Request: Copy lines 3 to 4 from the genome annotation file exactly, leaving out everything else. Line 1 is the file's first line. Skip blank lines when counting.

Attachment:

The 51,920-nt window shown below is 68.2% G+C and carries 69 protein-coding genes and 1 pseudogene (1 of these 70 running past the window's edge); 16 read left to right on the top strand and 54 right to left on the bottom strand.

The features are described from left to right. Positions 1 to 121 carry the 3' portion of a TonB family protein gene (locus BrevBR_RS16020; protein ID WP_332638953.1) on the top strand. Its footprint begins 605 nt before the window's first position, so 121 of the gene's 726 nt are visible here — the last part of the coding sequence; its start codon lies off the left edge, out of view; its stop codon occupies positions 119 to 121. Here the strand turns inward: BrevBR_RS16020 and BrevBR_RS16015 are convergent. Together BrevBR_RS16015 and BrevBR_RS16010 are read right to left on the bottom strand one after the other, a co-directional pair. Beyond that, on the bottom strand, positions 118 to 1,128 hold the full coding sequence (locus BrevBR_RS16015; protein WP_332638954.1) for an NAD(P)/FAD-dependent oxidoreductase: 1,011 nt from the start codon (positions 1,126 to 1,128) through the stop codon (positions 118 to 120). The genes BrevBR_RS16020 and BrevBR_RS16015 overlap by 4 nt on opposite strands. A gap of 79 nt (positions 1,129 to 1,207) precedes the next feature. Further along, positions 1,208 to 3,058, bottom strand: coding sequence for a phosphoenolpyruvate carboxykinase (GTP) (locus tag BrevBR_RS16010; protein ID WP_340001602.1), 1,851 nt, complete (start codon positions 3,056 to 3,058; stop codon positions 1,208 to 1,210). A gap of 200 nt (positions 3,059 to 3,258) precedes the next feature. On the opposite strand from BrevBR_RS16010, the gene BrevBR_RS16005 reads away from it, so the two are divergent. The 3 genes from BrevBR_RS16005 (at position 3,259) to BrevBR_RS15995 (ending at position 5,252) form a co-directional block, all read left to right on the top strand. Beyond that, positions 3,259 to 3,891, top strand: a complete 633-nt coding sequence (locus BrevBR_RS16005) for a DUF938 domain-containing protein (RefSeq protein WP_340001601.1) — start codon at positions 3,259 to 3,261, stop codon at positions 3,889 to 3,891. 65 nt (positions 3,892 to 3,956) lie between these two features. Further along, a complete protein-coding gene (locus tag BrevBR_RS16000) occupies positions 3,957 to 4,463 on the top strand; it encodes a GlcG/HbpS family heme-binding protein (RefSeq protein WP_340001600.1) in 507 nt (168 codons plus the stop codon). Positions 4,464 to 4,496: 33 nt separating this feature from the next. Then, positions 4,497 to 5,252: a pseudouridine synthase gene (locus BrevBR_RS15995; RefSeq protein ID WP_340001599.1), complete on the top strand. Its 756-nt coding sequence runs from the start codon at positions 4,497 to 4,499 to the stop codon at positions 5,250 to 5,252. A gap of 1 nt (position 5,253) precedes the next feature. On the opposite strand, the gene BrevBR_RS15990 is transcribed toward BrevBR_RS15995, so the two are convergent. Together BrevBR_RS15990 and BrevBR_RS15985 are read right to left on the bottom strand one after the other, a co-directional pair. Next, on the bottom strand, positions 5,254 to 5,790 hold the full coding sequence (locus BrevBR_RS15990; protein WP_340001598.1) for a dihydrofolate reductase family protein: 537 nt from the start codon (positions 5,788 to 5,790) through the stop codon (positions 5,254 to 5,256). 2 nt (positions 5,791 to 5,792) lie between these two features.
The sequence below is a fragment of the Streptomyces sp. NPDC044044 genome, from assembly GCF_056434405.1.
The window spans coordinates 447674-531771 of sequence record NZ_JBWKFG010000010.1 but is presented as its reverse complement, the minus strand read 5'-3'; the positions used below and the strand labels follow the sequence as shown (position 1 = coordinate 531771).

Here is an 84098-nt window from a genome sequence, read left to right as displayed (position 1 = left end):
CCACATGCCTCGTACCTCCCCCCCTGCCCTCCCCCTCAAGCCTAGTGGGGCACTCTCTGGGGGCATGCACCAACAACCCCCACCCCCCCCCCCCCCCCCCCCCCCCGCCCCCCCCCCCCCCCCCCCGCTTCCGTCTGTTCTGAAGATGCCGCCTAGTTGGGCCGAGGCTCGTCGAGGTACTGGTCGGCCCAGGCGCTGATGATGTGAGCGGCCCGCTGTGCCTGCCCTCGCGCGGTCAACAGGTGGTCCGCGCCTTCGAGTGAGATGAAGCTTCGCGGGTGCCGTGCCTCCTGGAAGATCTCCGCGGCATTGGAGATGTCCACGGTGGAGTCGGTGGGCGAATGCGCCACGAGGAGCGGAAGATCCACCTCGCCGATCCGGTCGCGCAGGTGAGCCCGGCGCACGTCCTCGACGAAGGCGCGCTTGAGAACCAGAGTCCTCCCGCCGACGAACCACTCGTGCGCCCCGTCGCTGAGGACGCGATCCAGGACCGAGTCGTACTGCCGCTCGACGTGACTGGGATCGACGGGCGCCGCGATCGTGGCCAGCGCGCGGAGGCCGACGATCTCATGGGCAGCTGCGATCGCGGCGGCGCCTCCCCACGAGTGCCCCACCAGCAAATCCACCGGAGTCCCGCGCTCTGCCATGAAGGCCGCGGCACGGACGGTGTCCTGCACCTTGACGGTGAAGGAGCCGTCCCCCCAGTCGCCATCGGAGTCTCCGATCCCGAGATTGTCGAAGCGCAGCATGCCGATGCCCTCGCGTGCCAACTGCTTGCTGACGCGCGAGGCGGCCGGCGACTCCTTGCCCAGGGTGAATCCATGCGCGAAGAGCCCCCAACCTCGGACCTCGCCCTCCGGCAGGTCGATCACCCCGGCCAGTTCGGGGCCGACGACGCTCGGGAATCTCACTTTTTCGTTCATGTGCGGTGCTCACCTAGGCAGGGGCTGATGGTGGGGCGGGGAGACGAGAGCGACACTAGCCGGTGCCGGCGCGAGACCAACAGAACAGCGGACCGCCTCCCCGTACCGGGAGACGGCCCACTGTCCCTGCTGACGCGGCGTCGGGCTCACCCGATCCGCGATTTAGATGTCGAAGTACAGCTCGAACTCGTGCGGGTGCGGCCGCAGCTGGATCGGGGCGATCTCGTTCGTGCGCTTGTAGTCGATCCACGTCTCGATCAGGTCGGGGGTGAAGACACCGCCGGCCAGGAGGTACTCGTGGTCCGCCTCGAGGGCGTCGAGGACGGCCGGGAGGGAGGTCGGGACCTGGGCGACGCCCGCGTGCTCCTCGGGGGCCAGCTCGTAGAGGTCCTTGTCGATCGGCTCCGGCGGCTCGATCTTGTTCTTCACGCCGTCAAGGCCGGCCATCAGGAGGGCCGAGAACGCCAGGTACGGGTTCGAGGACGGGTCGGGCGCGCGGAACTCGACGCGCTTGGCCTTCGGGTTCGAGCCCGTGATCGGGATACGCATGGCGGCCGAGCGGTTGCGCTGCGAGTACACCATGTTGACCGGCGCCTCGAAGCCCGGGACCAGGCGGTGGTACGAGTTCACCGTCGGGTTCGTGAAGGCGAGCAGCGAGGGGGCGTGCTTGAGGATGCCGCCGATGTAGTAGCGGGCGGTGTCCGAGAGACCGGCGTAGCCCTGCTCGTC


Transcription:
The sequence below is a fragment of the Streptomyces sp. NPDC044044 genome, from assembly GCF_056434405.1.
The window spans coordinates 447674-531771 of sequence record NZ_JBWKFG010000010.1 but is presented as its reverse complement, the minus strand read 5'-3'; the positions used below and the strand labels follow the sequence as shown (position 1 = coordinate 531771).